Understanding the euro

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Handling money in much of Europe is easier than ever

Handling money in much of Europe is easier than ever

The introduction of the euro in 2002 may be the most important change in currency since the Roman Empire. The single monetary unit for most of the European Union (EU) states has become even stronger than the US dollar. But what are the effects for travelers in Europe and how is the new currency used?

When did the changeover happen?

The last date for changeover to the euro was February 28, 2002. By this date, all coins and notes of old currency became unusable. Some countries changed over earlier; in Germany, for example, the last day that the Mark was permitted was December 31, 2001. As new countries join the EU, they will also switch over to the euro, though strict financial and economic standards must be met before they can adopt the currency.

Which countries use the euro?

There are currently 23 countries using the euro: Andorra, Austria, Belgium, Cyprus, Estonia, Finland, France, Germany, Greece, Ireland, Italy, Kosovo, Luxembourg, Malta, Monaco, Montenegro, the Netherlands, Portugal, San Marino, Slovakia, Slovenia, Spain and Vatican City. In all of these countries the only accepted currency is the euro. Three major members of the EU still continue to use their own currency: Great Britain (the pound), Denmark (Danish krone) and Sweden (Swedish krona).

There are also a number of other countries in the European Union that have still not adopted the Euro as their main currency: Bulgaria, Czech Republic, Hungary, Latvia, Lithuania, Poland and Romania.

More than 330 million people now use the euro as their currency.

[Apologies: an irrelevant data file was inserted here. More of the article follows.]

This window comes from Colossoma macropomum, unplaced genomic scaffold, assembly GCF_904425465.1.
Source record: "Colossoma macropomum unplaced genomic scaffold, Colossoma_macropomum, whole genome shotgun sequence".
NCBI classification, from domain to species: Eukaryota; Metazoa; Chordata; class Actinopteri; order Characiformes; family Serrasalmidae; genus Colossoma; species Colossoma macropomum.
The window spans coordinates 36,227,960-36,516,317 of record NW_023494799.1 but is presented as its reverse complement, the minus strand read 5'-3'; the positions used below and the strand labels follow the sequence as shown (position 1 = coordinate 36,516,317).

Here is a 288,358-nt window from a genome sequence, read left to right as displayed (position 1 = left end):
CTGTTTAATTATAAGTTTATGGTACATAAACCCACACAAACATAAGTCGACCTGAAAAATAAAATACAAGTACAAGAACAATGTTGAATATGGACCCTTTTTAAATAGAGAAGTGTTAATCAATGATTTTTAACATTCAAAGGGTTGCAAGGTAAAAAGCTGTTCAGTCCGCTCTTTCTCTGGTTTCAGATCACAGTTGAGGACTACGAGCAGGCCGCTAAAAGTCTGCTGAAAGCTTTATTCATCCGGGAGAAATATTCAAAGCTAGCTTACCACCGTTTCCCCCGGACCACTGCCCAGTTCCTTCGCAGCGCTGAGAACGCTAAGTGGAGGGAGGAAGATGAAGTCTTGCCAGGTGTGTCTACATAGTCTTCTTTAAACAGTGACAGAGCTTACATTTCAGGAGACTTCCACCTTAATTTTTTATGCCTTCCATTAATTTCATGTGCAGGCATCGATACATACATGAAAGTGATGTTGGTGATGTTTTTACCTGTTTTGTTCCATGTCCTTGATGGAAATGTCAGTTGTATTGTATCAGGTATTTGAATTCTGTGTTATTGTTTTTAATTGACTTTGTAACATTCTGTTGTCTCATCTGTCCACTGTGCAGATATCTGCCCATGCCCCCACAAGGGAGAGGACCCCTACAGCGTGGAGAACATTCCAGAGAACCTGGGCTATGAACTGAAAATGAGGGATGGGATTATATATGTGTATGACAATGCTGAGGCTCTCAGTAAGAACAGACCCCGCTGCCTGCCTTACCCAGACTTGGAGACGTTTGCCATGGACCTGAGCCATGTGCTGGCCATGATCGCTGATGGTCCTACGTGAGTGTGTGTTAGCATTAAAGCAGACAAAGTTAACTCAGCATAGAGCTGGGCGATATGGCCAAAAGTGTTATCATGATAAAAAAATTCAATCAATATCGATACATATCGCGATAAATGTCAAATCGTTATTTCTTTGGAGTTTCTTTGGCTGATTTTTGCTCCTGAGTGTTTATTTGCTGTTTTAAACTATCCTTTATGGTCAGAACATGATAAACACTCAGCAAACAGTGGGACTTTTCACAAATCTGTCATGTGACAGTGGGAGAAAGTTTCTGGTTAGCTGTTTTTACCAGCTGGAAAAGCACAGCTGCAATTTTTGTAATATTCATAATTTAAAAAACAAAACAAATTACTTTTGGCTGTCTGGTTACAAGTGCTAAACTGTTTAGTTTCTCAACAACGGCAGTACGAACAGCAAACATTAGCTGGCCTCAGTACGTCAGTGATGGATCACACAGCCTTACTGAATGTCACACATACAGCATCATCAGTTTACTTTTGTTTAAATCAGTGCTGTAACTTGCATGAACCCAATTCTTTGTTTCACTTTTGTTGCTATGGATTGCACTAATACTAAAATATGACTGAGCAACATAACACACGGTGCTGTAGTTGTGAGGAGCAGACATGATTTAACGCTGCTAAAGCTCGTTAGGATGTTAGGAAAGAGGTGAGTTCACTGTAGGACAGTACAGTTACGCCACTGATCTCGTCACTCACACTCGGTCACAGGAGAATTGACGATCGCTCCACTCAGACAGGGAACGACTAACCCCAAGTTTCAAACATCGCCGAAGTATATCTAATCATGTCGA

What does the euro look like?

Like the US dollar, a euro is divided into 100 cents. There are seven different bills and eight different coins in use. The coins are: 1, 2, 5, 10, 20 and 50 cents; and one and two euro pieces. The bills are available in denominations of 5, 10, 20, 50, 100, 200 and 500 euros. The coins all have the same front, but each country in the Eurozone has printed different designs on the back. Countries that are monarchies often have a picture of the reigning monarch and others tend to have national symbols or representations of the country. The Italian euro coins, for instance, all have individual designs on the back, relating to a common theme. The one euro coin has a picture of the Vitruvian Man by Leonardo da Vinci on the back; the five cent coin has a picture of the Colosseum. The Italian people were allowed to vote on the choice of designs by a TV poll. However, coins from all EU countries are interchangeable and can be used throughout the Eurozone.

The euro bills all have a common design on both sides.

What are the effects of the euro’s introduction?

The introduction of a single European currency was intended to stimulate trade and travel within Europe. Though some countries who adopted the euro found that there was a slight rise in prices immediately after it was adopted, the news is all good for those traveling in Europe. The ease of using the same currency in more than 12 countries within a close geographical location is noticeable. Not only do you not have to change currency more than once if you’re planning on visiting France, Italy and Germany, but you also won’t have to pay commissions to get money converted, so if you’re visiting a lot of European countries, you can save a considerable amount of money. The conversion rate from dollars to euros fluctuates, but as of August 2012, $1 = .81 euros (1 euro = $1.22).

(Featured image: Tax Credits)

Understanding the euro was last modified: June 26th, 2019 by Melisse Hinkle
Author: Melisse Hinkle (271 posts)

A New England native but explorer at heart, Melisse has traveled throughout North America, biked through rice paddies in Bali, seen the Northern Lights in Iceland, walked alongside llamas in Machu Picchu and made her way around Europe while studying abroad in London. She is the Head of Content and Social Media for North America at Cheapflights.